This Country Doctor learned something interesting at Grand Rounds the other day. One of the Cityside hematologists gave a talk about blood transfusions that made me think about how slow the medical profession is to change its beliefs and its practice, even when faced with overwhelming evidence that we are doing the wrong thing.
It turns out our profession has been wrong about the benefits of transfusing anemic patients, just like our predecessors were wrong in their belief that bloodletting was helpful.
For thousands of years medical practitioners used bloodletting, drawing off sometimes very large quantities of blood, as a treatment for various illnesses. After this treatment was proven useless and dangerous in 1628 by Harvey, the practice continued for more than 200 years. It is said to have brought on George Washington’s death in 1799 after 9 pints of his blood was withdrawn. Samuel Hahnemann, the physician who founded Homeopathy, looking for kinder, gentler treatments for his patients, wrote in 1809:
“The more refined humoralists, in addition to the impurities in the blood, alleged, besides, the existence of a pretended, almost universal, plethora, as an excuse for their frightful, merciless bloodlettings.”
Analyzing why it took so long to eliminate this type of treatment, Kerridge and Lowe wrote in 1995:
“That bloodletting survived for so long is not an intellectual anomaly—it resulted from the dynamic interaction of social, economic, and intellectual pressures, a process that continues to determine medical practice.”
Legend has it that early adopters of non-bloodletting didn’t dare to withhold this “treatment” for their sickest patients. They, like modern day physicians, were afraid of “doing nothing”.
Today, bloodletting is only used for a handful of conditions where the patient actually has too many red blood cells or too much iron in the blood. But we have gone too far in the opposite direction, thinking that most anemic patients could benefit from a couple of extra units of blood.
In 1999 The New England Journal of Medicine wrote authoritatively about several negative effects from transfusions. Since then the evidence has continued to mount against transfusion in medical patients with anemia. Bleeding surgical patients are in a different category.
But for many years we transfused our sickest patients in hope of helping them do better. When they didn’t, we usually didn’t blame the transfusion, but thought they were just too sick to fully benefit from transfusion. This is exactly what happened in the days of bloodletting.
The new findings about the negative effects of transfusion were ignored, perhaps even swept under the carpet. After all, giving blood seemed like such an obvious thing to do.
Even though we know that anemic patients are more likely to suffer for example heart attacks due to low oxygen delivery to their tissues, it turns out that blood transfusion to correct anemia actually further decreases oxygen delivery to heart muscle tissue. Transfused patients have a greater risk for illness and death than non-transfused patients, all the way down to degrees of anemia that usually raise the hair on every physician’s back. Even our own (autologous) blood donation has this effect due to changes in blood cells and plasma caused by handling and storage. Transfused blood cells have a tendency to be less flexible and slippery than normal blood cells and have been proven to block tiny blood vessels and thereby keeping patients’ own, healthy, blood cells from getting through.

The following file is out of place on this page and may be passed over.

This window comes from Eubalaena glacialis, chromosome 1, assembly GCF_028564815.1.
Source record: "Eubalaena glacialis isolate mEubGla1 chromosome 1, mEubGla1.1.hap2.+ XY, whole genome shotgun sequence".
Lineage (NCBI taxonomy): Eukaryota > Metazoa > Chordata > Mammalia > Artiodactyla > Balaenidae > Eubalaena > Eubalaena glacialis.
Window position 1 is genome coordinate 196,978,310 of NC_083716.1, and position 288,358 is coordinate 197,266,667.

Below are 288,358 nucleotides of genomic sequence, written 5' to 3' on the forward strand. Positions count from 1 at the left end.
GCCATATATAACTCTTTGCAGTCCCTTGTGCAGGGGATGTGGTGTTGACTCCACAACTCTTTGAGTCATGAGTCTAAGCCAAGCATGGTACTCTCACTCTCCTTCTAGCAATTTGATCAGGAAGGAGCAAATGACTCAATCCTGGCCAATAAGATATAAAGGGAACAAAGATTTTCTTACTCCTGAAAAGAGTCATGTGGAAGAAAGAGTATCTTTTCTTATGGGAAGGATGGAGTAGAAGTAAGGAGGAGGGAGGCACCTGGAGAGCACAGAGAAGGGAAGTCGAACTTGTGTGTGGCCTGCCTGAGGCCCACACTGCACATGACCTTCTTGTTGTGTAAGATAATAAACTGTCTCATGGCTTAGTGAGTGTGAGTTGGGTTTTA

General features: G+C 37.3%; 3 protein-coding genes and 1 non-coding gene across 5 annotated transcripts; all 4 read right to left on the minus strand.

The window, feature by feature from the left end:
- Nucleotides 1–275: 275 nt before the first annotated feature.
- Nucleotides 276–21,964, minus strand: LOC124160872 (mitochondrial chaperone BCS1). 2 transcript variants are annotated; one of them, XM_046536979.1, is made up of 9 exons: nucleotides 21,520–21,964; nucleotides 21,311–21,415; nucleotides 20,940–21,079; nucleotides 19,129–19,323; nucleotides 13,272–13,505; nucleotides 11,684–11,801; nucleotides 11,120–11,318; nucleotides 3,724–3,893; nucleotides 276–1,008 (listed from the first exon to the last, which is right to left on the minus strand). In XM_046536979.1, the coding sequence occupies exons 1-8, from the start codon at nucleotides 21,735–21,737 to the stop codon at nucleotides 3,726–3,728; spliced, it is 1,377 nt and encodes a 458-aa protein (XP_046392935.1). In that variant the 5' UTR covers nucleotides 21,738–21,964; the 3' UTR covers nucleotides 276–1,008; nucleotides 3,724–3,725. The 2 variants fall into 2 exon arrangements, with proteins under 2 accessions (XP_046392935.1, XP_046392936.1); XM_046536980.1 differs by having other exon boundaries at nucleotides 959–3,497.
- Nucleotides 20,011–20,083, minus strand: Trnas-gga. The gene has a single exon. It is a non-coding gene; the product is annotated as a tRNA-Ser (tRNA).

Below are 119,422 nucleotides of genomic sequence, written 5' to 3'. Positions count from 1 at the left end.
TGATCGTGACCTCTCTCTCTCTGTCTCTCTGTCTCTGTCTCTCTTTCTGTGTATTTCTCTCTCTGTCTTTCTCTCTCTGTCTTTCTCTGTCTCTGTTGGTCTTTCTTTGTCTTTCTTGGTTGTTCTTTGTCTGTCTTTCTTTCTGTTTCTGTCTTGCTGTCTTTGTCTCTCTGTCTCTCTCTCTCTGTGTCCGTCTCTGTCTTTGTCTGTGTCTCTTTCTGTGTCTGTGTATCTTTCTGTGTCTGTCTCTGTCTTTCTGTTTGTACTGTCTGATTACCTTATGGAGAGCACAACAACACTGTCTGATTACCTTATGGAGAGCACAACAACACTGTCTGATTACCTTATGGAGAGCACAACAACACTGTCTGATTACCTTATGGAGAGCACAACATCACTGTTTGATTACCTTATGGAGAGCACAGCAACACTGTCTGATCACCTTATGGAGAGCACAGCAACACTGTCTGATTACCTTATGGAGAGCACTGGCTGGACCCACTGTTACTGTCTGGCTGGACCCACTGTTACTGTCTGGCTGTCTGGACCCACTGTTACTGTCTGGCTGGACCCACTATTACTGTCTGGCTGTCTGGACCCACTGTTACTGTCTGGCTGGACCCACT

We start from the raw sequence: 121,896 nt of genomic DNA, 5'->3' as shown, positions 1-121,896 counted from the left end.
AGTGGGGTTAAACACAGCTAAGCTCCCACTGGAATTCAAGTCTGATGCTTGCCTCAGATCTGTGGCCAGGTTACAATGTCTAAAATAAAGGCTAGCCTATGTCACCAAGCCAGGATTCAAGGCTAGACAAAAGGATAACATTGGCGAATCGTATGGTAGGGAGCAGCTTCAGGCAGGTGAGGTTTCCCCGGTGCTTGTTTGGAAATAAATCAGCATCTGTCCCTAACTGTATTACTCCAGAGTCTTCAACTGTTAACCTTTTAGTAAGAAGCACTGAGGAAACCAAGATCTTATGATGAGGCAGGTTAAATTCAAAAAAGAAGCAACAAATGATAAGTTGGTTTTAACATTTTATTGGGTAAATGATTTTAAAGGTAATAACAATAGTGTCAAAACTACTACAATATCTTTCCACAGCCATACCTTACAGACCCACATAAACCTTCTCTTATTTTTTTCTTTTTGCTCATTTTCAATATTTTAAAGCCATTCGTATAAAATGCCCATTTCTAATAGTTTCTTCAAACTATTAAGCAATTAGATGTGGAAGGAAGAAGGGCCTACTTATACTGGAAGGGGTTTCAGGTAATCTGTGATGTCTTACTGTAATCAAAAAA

A chilling fact is that even though blood between 30 and 42 days old carries a dramatically greater risk of negative effects than blood less than 30 days old, we still continue to offer it to patients without informing them of the additional risk we subject them to.
The increased risk for illness and death extends well beyond the immediate period after transfusion: We are now seeing an increased cancer risk in people who have received blood transfusions several years ago.
The International Consensus Conference on Transfusion and Outcomes issued this statement in 2009:
“There is little evidence to support a beneficial effect from the greatest number of transfusions currently being given to patients. The vast majority of studies show an association between red blood cell transfusions and higher rates of complications such as heart attack, stroke, lung injury, infection and kidney failure and death.”
At Cityside and many other hospitals, the threshold for transfusion in medical patients has been lowered, and surgical patients sometimes have their operations postponed in order to manage anemia with iron infusions and erythropoietin injections to allow the patient to build up their own blood supply before surgery. And if transfusions are given, they are kept to a minimum.
Such changes in practice are likely to happen in other areas of medicine if we are willing to really practice evidence based medicine and not just do what sounds like a good idea. Too many things have sounded good and turned out bad to make that a defensible strategy.
I can’t help thinking about how uncomfortable many doctors have been over the years when treating Jehovah’s Witnesses, whose religion forbids them to accept blood transfusions. That belief may actually have saved many lives.
Medicine is an ever-changing practice, and it is humbling to realize how doctors sometimes harm their patients by doing what seems to be the right thing to do.
Dr. Martin H. Fischer said it well:
”It is not hard to learn more. What is hard is to unlearn when you discover yourself wrong.”